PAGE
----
letters to the patronopolis - july 15, 2011

July 15, 2011

Hi Patronopolis,

I’m a member of Fractured Atlas, an organization based in New York that provides fiscal sponsorships and other services to artists all over the country. They asked me to fill out a profile for their website, and I thought I’d share what I wrote with all of you.

Can’t wait to hear my friend Emi sing tonight at the Old Post and Gillian Welch at the Wilma on Sunday! A great weekend for music in Missoula.

Enjoy!

Amy

Fractured Atlas Member Profile: Amy Martin

Q: You seem to do a bit of everything as a musician and teaching artist. How did you get started?

Music has been crucial to me since I was a kid, but it took me until my late twenties to be able to recognize that it was really at the center of my life — one of the fundamental elements of who I was, and what I wanted my future path to be about. I’d been writing songs for years, and had felt pretty private about them up to that point. But something shifted, and I started playing out a lot. A year later, I had recorded my first album.

I’m in my late 30s now, and I’ve recorded eight albums, played a lot of shows, set up tours for myself, and opened for some of my idols, like the Indigo Girls. Along the way, I’ve continued to ask, “is this what I want? Is this who I am?" And what I’ve discovered is that the “traditional" path of the singer-songwriter (if there is such a thing) isn’t really where it’s at for me. Performing, touring — I enjoy these things, but they aren’t interesting or deeply nourishing enough for me to devote my life to them.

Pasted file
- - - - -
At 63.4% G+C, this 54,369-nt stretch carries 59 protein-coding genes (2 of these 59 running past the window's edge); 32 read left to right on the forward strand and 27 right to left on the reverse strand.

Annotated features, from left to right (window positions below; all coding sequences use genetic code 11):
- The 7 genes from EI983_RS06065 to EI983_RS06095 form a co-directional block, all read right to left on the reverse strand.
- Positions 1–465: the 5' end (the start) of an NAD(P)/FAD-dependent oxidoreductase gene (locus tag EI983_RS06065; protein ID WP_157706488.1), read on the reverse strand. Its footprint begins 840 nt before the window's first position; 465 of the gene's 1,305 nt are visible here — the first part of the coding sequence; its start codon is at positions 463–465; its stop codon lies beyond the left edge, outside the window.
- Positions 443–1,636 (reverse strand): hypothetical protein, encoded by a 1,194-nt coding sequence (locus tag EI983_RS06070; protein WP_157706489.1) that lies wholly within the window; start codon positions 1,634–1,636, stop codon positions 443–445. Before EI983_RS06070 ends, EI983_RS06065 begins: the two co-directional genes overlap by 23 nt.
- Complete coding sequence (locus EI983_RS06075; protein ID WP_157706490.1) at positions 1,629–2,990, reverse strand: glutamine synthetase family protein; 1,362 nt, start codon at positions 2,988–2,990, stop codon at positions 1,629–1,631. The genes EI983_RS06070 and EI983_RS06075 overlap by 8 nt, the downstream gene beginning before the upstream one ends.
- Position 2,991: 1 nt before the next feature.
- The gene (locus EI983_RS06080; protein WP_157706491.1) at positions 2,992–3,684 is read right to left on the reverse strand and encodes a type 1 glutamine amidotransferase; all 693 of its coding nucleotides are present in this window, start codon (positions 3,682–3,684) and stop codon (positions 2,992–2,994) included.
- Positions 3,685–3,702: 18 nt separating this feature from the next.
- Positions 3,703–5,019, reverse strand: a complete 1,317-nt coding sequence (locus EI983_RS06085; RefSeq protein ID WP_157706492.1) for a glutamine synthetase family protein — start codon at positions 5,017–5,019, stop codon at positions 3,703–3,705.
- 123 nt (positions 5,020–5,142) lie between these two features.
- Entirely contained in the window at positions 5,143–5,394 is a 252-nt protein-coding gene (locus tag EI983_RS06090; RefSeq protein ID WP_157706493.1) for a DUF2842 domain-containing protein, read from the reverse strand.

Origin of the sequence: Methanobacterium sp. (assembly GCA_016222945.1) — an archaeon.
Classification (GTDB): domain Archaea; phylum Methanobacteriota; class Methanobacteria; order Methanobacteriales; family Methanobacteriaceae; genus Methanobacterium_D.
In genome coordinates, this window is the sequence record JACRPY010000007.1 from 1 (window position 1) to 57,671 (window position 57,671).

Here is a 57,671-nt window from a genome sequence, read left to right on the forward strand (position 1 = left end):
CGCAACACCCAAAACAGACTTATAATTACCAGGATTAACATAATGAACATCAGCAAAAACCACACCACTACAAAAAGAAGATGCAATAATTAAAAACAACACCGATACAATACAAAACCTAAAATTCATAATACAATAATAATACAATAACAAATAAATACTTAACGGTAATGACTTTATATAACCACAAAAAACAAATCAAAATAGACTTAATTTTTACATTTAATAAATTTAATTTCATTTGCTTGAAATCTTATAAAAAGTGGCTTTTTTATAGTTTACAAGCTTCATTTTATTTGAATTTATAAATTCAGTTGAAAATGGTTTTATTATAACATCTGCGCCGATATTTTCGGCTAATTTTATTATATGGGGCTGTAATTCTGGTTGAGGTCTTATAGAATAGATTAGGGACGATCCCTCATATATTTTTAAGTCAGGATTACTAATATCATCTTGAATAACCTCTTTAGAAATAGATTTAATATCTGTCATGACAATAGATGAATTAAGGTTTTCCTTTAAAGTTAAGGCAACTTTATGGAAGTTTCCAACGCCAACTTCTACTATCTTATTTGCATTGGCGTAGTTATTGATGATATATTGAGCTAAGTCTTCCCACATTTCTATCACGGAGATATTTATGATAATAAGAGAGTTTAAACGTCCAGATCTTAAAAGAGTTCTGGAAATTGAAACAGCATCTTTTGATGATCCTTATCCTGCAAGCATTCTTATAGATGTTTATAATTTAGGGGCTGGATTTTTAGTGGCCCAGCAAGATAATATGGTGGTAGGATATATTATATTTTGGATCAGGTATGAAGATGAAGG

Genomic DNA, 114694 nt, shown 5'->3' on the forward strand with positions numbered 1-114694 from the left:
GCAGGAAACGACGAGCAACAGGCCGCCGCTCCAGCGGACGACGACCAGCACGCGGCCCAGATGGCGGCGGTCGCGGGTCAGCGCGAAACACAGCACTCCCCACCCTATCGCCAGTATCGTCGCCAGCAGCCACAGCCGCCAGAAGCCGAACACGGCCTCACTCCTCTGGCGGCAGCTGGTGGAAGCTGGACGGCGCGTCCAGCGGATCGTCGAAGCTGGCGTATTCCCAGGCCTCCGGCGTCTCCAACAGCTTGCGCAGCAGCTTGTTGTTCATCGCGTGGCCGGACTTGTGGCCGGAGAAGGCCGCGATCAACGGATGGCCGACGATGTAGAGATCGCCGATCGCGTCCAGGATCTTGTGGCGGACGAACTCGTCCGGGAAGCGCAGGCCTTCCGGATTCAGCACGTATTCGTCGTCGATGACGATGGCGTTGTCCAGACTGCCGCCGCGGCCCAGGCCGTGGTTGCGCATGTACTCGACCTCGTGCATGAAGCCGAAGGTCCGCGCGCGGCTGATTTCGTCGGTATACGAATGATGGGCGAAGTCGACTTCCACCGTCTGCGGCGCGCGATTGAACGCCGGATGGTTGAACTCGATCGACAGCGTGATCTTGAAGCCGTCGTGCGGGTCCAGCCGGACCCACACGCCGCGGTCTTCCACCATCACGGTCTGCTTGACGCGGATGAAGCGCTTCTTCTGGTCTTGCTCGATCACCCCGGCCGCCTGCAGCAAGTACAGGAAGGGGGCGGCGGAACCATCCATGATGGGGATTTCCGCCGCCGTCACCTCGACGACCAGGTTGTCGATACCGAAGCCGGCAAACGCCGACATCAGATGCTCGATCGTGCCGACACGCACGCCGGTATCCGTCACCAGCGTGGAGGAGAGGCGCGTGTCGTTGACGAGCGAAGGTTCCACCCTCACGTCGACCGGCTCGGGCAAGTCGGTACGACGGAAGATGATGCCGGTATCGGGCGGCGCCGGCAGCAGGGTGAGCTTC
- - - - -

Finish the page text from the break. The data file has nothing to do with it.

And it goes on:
What does feed me deeply is generating new work. Composing, songwriting. For myself and for other people. I’m currently writing my first musical — a coming-of-age story taking place during a future mass extinction (sorry, no kick lines). I’ve dabbled in a bit of composing for filmmakers and dancers, and I’d like to do more of that. I also composed and co-produced an album for the Biomimicry Institute, an environmental non-profit based here in Missoula which works all over the world, and I’m open to more projects along those lines, too. I absolutely love the process of listening for what wants to be said, sung and played, and then making something new that didn’t exist before, whether I’m following my own muses or collaborating on someone else’s vision.

Oh yes, and I teach, too!

Q:  What is the biggest difference between working with groups of adults and groups of children?